"We thus conclude that, because a basis for the judge's credibility determination was plainly improper, the determination thus reached was sufficiently lacking in foundation as to warrant judicial intervention and correction. State v. Johnson, 43 N.J. 146, 162 (1964). Retrial is therefore required.
"Given the well-recognized importance of a municipal judge's evaluation of witness credibility, and out of concern that the evidentiary mistakes occurring in that regard in the initial municipal trial in this case would infect future proceedings if held before the same municipal judge, we direct that a different judge be assigned to the retrial of this matter."
Of course, probably the real reason for Ms. Selecky's victory was that the Appellate Division felt that Officer Cantrell abused his authority by punishing Ms. Selecky for getting into an argument with him in the Redbox store. This is, in any event, a completely reasonable conjecture. And Officer Cantrell will think twice before doing again what he did to Ms. Selecky. And Ms. Selecky had reason to be gratified with the outcome in the Appellate Division. We should all be grateful to have citizens who have as much grit as Ms. Selecky did.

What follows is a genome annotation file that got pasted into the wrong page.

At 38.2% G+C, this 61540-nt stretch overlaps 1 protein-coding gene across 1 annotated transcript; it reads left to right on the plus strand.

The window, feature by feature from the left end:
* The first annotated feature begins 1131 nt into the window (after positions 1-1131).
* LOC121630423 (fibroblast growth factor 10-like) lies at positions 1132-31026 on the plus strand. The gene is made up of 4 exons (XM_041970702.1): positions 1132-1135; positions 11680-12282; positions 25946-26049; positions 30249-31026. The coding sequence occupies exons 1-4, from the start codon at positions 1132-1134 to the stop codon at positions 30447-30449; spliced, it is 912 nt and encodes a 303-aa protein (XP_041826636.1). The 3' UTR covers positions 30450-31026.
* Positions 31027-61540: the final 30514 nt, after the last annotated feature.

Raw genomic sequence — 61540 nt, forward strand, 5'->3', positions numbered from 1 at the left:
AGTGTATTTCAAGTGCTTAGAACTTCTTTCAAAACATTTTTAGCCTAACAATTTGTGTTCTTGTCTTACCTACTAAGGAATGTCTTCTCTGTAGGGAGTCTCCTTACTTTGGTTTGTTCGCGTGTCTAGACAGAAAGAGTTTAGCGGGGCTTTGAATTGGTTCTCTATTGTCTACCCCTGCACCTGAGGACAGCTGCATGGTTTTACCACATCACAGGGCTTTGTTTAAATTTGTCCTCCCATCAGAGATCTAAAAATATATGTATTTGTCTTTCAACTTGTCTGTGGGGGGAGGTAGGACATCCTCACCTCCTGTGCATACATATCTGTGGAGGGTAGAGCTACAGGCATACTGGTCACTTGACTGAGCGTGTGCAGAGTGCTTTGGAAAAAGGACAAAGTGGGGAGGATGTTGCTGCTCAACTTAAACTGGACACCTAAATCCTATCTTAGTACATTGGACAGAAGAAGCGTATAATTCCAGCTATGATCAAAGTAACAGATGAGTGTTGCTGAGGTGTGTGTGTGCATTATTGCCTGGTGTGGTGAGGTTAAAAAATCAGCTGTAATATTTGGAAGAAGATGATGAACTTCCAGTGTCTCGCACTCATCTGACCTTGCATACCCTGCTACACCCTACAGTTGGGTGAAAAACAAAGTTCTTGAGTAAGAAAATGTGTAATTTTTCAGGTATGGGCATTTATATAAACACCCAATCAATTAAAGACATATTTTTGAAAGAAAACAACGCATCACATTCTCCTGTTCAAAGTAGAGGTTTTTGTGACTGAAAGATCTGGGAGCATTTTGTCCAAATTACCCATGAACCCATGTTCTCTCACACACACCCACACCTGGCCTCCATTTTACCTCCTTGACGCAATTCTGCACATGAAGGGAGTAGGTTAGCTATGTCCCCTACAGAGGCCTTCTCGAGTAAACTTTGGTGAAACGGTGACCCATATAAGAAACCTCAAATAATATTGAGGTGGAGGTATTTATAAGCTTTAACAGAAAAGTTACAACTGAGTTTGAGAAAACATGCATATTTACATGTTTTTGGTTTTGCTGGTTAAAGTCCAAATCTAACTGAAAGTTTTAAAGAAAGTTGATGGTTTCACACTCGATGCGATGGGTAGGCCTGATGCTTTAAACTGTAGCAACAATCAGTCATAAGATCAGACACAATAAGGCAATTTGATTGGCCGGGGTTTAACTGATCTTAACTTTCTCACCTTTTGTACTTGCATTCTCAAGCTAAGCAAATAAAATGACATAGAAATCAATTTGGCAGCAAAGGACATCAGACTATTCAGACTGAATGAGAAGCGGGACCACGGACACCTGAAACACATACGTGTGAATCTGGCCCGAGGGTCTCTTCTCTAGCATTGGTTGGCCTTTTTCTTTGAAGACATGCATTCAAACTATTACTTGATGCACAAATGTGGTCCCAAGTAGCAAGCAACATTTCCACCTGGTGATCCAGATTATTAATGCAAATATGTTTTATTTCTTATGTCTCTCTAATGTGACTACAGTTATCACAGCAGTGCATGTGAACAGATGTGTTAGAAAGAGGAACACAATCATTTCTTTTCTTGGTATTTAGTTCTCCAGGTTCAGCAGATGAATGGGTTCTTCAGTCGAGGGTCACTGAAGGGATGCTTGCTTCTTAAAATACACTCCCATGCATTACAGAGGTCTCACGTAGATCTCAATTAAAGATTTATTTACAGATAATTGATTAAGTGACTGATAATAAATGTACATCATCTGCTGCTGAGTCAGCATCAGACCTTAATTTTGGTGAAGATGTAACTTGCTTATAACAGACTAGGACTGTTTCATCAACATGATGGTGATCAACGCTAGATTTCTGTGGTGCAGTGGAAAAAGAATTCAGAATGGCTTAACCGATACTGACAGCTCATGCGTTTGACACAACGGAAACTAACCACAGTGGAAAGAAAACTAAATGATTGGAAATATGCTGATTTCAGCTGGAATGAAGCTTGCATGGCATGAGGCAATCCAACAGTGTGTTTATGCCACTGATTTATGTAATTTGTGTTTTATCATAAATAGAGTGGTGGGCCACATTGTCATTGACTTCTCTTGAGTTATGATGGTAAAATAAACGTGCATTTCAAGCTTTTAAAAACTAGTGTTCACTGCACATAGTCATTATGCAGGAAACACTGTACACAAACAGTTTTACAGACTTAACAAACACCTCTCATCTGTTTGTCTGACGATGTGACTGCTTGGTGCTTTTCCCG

Student of the law of evidence, evidence, inference, and investigation. Sometimes writes books. Sometimes writes articles. Sometimes tinkers with computer programs to support the marshaling of evidence for legal activities such as trials and pretrial discovery and investigation. And sometimes takes photographs.